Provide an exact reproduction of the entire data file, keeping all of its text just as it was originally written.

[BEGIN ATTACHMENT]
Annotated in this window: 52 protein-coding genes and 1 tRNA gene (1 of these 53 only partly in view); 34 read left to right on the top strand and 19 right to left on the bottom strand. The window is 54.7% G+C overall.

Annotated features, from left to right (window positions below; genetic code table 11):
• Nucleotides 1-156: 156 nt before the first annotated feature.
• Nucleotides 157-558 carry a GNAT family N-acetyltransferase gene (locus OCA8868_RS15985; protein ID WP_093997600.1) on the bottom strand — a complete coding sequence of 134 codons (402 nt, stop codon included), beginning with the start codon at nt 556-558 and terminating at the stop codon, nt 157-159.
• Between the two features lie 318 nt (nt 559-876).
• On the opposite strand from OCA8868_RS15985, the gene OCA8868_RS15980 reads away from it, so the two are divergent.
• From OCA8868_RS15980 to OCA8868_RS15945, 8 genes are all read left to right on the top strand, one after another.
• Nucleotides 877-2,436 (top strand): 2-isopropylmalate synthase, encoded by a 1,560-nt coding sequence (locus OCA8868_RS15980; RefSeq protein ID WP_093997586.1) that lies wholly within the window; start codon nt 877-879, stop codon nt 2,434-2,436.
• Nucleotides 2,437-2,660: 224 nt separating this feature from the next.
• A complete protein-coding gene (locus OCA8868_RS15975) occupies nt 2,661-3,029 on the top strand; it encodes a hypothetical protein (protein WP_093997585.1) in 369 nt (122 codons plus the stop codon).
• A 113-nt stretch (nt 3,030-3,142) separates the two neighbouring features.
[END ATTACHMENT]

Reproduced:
Annotated in this window: 52 protein-coding genes and 1 tRNA gene (1 of these 53 only partly in view); 34 read left to right on the top strand and 19 right to left on the bottom strand. The window is 54.7% G+C overall.

Annotated features, from left to right (window positions below; genetic code table 11):
• Nucleotides 1-156: 156 nt before the first annotated feature.
• Nucleotides 157-558 carry a GNAT family N-acetyltransferase gene (locus OCA8868_RS15985; protein ID WP_093997600.1) on the bottom strand — a complete coding sequence of 134 codons (402 nt, stop codon included), beginning with the start codon at nt 556-558 and terminating at the stop codon, nt 157-159.
• Between the two features lie 318 nt (nt 559-876).
• On the opposite strand from OCA8868_RS15985, the gene OCA8868_RS15980 reads away from it, so the two are divergent.
• From OCA8868_RS15980 to OCA8868_RS15945, 8 genes are all read left to right on the top strand, one after another.
• Nucleotides 877-2,436 (top strand): 2-isopropylmalate synthase, encoded by a 1,560-nt coding sequence (locus OCA8868_RS15980; RefSeq protein ID WP_093997586.1) that lies wholly within the window; start codon nt 877-879, stop codon nt 2,434-2,436.
• Nucleotides 2,437-2,660: 224 nt separating this feature from the next.
• A complete protein-coding gene (locus OCA8868_RS15975) occupies nt 2,661-3,029 on the top strand; it encodes a hypothetical protein (protein WP_093997585.1) in 369 nt (122 codons plus the stop codon).
• A 113-nt stretch (nt 3,030-3,142) separates the two neighbouring features.